Andy “Souwer Power” Souwer may be entering the final phase of his illustrious kickboxing career, but his monumental rematch with Yodsanklai IWE Fairtex at ONE: A NEW ERA has rekindled the fire inside of him.
When they square off at the Ryogoku Kokugikan in Tokyo, Japan on Sunday, 31 March, the Dutch kickboxer will be eager to put in another career-defining performance against the Thai superstar.
“He is still strong, and this gives me motivation in the last period of my career,” the 36-year-old Amsterdam native says.
“It brings me a lot of excitement and motivation into my body, so I expect a strong clash.”
Souwer was victorious in their first encounter back in March 2008, taking the nod after an extension round in a closely-contested battle in his native Holland.
The legendary kickboxer could have easily passed on Yodsanklai’s chance for redemption, but he has never been the kind of martial artist to shy away from the biggest challenges. That is why fans around the world have embraced him.
After dedicating nearly three decades to the sport, the competitive embers were slowly dying and he was looking towards retirement. However, the call from ONE Championship reignited the flames and now, the two-time K-1 World Max Champion is deep in preparation for his upcoming match-up.
“I’m training twice a day — one tough session and one recovery session,” he reveals.
“I don’t go hard anymore. I just want to be smart, I want to be fast, and I want to be athletic, so that’s the goal for this camp.”
The Dutchman has almost 30 years of martial arts training in his locker, and he has operated at the international level since the early 2000s.
Souwer has learned many valuable lessons during this time, and he believes his IQ in the cage will lead him to victory.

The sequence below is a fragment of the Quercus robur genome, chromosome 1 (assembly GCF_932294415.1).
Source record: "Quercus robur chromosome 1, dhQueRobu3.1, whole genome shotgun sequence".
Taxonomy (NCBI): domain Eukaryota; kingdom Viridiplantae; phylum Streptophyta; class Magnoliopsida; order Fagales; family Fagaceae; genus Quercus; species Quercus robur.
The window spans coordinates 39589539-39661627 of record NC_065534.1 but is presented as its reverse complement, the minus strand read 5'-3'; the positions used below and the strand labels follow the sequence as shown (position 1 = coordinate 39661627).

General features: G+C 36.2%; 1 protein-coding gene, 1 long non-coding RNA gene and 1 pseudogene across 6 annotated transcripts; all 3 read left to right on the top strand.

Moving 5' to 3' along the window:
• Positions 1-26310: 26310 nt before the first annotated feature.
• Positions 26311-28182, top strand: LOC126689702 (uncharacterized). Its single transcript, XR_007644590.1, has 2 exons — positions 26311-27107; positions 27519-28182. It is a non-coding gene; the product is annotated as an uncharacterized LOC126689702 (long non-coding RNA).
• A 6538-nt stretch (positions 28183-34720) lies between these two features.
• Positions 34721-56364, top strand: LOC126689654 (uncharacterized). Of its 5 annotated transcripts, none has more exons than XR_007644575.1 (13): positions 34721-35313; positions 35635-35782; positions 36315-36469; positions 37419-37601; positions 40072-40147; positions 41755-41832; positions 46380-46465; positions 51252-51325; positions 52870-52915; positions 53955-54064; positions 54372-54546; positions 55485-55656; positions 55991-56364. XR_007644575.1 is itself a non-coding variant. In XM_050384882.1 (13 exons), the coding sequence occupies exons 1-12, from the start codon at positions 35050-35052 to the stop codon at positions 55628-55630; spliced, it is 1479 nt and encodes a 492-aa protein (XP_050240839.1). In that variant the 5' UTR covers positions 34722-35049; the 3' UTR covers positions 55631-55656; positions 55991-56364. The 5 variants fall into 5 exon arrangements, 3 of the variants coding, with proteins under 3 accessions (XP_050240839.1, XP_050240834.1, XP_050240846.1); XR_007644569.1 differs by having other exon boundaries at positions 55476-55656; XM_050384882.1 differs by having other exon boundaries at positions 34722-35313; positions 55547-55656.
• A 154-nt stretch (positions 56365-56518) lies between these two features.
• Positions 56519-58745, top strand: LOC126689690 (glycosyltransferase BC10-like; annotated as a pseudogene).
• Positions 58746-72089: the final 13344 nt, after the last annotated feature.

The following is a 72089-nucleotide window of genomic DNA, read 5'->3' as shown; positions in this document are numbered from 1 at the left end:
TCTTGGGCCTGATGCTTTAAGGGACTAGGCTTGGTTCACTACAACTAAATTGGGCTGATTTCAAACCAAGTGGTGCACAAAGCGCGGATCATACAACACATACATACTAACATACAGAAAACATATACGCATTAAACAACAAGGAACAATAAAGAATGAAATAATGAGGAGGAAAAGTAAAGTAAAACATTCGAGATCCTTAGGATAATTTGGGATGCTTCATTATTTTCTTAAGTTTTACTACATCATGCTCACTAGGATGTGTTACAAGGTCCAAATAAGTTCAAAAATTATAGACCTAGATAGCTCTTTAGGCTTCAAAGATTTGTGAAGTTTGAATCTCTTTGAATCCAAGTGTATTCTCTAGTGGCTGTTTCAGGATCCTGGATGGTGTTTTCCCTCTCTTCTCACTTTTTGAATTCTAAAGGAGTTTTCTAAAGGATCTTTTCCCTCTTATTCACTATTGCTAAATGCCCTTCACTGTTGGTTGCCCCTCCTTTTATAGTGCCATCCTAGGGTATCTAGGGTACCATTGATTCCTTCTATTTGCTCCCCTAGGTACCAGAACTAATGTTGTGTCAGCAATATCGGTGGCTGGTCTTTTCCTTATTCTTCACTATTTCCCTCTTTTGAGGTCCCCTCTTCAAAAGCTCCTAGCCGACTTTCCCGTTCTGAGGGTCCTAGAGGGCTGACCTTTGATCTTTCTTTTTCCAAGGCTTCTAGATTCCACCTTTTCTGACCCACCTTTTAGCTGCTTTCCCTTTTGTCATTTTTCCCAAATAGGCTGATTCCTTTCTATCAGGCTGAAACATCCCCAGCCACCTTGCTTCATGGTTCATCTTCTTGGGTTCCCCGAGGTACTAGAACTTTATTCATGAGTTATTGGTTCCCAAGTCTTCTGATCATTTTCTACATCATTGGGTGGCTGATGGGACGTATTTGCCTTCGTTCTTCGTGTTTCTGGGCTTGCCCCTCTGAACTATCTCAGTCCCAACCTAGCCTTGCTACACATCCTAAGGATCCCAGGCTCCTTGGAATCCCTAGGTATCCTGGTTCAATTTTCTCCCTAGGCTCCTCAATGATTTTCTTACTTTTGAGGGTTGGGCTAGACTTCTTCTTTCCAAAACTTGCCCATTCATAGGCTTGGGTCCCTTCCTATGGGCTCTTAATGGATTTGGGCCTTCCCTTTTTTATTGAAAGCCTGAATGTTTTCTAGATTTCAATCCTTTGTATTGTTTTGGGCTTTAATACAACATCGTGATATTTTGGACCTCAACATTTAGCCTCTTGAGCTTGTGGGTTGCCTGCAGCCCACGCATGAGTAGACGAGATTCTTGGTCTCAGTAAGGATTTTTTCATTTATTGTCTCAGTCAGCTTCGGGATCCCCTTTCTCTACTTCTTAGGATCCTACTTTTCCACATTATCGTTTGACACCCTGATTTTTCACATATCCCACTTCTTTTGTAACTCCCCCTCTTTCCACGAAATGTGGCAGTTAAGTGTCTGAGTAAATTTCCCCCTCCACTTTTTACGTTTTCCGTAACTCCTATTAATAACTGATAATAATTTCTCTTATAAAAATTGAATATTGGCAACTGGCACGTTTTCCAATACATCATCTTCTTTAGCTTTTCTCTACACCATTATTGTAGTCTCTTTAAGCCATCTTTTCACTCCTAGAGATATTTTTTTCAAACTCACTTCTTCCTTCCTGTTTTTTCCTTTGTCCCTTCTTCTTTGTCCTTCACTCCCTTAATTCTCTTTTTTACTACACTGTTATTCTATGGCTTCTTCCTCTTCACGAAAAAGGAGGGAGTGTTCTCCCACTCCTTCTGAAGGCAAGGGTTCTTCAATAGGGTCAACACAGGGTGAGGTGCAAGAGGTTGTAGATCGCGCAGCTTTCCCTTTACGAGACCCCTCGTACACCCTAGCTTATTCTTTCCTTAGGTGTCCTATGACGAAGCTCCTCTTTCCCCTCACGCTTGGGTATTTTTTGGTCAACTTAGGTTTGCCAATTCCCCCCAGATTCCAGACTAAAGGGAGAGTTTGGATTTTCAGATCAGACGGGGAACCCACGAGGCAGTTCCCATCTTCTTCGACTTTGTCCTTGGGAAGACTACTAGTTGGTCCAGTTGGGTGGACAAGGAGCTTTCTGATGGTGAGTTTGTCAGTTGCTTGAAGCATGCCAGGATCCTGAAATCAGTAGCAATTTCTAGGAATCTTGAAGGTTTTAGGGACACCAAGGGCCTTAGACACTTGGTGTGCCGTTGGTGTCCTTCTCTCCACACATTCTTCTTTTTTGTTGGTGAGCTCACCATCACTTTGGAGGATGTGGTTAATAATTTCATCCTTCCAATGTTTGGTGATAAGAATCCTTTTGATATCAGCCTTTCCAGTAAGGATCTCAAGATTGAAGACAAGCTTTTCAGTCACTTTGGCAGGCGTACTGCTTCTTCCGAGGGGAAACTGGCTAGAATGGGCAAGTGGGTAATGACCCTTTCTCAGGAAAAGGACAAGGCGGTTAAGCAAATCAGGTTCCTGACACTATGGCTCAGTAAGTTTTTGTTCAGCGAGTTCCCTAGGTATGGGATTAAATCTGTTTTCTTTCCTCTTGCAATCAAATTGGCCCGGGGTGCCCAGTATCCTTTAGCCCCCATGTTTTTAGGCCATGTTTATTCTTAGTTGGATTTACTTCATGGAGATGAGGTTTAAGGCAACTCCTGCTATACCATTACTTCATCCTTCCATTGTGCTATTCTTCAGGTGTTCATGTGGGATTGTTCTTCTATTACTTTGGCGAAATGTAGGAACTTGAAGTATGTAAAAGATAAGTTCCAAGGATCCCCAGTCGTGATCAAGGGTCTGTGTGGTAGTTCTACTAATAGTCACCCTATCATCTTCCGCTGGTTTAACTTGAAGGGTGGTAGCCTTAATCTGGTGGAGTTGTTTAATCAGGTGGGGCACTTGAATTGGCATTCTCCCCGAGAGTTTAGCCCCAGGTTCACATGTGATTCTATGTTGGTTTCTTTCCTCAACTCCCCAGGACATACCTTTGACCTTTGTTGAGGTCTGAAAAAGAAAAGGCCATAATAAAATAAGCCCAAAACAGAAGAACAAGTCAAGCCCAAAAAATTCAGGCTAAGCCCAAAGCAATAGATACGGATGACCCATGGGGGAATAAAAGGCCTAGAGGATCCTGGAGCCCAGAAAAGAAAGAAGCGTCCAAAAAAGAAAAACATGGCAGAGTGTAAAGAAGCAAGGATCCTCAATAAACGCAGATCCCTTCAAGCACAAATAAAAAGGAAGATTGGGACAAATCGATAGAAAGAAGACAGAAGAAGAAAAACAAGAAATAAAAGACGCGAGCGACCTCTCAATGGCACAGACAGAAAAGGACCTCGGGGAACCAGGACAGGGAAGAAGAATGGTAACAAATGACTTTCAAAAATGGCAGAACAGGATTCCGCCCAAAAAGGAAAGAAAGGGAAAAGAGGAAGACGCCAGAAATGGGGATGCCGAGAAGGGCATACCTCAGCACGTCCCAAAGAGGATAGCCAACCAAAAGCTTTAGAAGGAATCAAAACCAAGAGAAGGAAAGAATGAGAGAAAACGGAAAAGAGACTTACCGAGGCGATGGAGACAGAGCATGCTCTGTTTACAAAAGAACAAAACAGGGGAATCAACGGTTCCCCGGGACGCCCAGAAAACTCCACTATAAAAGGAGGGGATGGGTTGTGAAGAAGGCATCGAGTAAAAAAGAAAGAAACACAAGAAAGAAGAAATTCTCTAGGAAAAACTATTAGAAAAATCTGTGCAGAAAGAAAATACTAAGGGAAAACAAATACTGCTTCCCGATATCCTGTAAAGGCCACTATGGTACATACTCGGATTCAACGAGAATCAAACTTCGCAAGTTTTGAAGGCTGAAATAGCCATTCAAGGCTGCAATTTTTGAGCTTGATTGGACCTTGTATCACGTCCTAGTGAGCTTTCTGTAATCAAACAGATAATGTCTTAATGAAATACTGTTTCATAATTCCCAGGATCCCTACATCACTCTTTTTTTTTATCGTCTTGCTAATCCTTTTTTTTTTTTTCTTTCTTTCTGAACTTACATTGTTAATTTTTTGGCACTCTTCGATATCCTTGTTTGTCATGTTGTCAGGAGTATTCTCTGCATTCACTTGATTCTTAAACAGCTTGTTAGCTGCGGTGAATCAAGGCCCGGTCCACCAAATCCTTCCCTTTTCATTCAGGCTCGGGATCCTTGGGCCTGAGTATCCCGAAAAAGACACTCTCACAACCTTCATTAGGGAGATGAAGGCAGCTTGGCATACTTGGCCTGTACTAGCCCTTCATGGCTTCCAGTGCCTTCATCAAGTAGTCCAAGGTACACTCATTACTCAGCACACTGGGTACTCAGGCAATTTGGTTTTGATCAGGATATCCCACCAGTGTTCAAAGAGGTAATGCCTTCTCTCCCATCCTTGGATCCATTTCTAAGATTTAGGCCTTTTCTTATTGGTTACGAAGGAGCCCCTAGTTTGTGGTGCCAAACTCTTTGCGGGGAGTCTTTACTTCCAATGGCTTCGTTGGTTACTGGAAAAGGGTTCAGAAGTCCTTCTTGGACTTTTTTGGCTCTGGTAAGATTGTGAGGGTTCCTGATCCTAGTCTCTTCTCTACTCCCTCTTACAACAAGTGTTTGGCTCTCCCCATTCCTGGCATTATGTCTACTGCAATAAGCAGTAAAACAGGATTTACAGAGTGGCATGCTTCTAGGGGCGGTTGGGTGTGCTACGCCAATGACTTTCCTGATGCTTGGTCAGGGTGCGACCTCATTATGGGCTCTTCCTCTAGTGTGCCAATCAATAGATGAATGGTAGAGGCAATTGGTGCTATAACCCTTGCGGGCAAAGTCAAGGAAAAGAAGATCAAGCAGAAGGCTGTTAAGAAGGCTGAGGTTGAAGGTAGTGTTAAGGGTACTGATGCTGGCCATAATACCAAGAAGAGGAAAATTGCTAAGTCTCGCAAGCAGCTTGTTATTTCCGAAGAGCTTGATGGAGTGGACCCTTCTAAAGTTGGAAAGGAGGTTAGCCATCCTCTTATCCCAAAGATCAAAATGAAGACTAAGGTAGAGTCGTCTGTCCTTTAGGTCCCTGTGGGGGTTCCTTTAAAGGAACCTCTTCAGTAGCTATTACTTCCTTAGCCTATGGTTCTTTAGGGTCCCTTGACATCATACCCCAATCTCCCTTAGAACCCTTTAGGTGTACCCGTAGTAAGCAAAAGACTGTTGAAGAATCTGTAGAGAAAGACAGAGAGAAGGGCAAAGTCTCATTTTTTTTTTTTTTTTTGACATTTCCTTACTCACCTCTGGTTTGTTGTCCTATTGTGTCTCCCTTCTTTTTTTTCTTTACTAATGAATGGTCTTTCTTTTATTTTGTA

“He has power in his kicks and his hands, and physically, he is really strong,” the veteran offers.
“But you know what? I am a fast guy and I love to box, [which is] the opposite of his game. That’s going to be the biggest clash.
“I cannot tell you that much, but Muay Thai fighters are not willing to put extra body movements or footwork into their game, and I am going to do that.”
Souwer’s volume and movement were the keys to victory in their first bout 11 years ago, and with even more knowledge now, he hopes to get a more decisive result this time around.
However, he is not the only cerebral athlete in this upcoming battle.
The man they call “The Boxing Computer” is renowned for outfoxing his rivals, so he will do his best to shut “Souwer Power” down and create openings for his heavy strikes. That is something the Dutchman is already anticipating, but he feels he can remain one step ahead.
“He puts the pressure on you. We are going to show that there are some weaknesses, too,” he explains.
“With my game plan, I think I can give a great performance and I’m going to show the world the best in me.”
Souwer has not been this motivated in years, and he has his opponent to thank for bringing his focus back.
He is also enthused by a return to Japan, the country where he made his name and solidified his status as an elite striker.
The world’s largest martial arts organization has provided both of the key elements that are driving him to succeed, and on 31 March, he believes it will show in the cage.
“It feels like I’m coming home,” the Dutchman states.
“I’m going to win the fight, and overwhelm him with my speed and with my combinations.”